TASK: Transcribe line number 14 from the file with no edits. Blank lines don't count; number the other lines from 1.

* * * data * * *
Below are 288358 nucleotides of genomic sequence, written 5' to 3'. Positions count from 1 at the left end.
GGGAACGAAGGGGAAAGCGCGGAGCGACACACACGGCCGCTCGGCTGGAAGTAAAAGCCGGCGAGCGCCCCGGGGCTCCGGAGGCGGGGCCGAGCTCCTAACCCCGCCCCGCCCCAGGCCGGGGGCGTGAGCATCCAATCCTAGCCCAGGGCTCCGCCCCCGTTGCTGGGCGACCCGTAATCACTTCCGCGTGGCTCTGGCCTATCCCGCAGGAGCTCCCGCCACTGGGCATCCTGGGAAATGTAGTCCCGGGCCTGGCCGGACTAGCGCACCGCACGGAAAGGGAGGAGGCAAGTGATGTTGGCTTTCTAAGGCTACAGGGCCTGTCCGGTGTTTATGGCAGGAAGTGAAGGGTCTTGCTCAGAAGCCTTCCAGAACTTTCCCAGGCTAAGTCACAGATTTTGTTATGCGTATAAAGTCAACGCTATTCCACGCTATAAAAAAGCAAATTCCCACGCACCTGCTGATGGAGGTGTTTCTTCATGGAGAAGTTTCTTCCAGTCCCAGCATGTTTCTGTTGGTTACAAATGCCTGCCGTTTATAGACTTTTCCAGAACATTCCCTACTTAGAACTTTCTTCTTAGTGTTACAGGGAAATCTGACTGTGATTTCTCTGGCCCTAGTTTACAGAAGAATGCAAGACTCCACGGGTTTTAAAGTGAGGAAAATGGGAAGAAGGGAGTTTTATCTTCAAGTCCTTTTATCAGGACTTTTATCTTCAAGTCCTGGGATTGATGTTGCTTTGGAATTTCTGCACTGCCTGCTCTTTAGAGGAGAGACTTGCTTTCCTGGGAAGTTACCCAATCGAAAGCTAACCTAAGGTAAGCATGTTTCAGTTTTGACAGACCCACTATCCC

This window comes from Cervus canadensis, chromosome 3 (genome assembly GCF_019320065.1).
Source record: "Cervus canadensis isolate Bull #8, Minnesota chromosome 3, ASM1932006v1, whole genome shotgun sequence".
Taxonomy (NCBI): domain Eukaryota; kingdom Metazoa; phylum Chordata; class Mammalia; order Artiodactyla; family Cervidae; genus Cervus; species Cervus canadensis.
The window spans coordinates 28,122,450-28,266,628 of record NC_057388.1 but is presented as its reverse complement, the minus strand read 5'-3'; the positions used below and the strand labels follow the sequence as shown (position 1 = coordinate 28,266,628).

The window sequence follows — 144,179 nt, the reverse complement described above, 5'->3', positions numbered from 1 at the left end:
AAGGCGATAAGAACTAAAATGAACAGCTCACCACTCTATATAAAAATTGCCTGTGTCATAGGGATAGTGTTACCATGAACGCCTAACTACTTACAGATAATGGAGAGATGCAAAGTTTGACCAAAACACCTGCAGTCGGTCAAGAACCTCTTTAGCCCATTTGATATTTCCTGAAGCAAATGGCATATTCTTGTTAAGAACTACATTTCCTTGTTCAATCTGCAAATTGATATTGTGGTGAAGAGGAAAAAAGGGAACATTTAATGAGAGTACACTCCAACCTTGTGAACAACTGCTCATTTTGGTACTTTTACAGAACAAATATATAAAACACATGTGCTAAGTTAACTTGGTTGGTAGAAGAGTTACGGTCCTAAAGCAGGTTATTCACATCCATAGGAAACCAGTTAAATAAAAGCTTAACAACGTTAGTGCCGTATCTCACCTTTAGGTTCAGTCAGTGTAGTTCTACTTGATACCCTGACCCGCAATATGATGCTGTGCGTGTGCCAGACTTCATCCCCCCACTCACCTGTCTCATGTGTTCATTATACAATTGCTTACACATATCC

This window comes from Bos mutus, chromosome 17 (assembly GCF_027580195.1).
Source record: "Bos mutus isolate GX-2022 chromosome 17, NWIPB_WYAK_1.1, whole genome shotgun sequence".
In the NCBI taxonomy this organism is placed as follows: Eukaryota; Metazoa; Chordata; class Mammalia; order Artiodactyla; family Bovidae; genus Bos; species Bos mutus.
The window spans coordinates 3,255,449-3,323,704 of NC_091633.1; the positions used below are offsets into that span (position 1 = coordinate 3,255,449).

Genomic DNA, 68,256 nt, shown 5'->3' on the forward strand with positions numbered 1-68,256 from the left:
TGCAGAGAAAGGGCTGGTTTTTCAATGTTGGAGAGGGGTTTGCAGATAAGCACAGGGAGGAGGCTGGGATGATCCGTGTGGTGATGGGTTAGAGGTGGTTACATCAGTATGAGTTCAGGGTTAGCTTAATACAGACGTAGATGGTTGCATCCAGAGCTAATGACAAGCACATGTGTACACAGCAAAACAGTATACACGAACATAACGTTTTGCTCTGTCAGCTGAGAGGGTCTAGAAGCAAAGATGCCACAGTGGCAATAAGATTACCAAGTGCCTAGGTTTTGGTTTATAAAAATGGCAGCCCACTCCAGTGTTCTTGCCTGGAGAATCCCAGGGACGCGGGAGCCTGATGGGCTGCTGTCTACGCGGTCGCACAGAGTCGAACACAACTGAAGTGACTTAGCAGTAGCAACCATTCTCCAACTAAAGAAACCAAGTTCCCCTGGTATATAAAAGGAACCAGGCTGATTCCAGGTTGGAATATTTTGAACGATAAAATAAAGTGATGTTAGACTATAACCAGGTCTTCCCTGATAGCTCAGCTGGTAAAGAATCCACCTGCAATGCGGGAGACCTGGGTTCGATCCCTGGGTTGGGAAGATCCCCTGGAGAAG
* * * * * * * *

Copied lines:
TGCAGAGAAAGGGCTGGTTTTTCAATGTTGGAGAGGGGTTTGCAGATAAGCACAGGGAGGAGGCTGGGATGATCCGTGTGGTGATGGGTTAGAGGTGGTTACATCAGTATGAGTTCAGGGTTAGCTTAATACAGACGTAGATGGTTGCATCCAGAGCTAATGACAAGCACATGTGTACACAGCAAAACAGTATACACGAACATAACGTTTTGCTCTGTCAGCTGAGAGGGTCTAGAAGCAAAGATGCCACAGTGGCAATAAGATTACCAAGTGCCTAGGTTTTGGTTTATAAAAATGGCAGCCCACTCCAGTGTTCTTGCCTGGAGAATCCCAGGGACGCGGGAGCCTGATGGGCTGCTGTCTACGCGGTCGCACAGAGTCGAACACAACTGAAGTGACTTAGCAGTAGCAACCATTCTCCAACTAAAGAAACCAAGTTCCCCTGGTATATAAAAGGAACCAGGCTGATTCCAGGTTGGAATATTTTGAACGATAAAATAAAGTGATGTTAGACTATAACCAGGTCTTCCCTGATAGCTCAGCTGGTAAAGAATCCACCTGCAATGCGGGAGACCTGGGTTCGATCCCTGGGTTGGGAAGATCCCCTGGAGAAG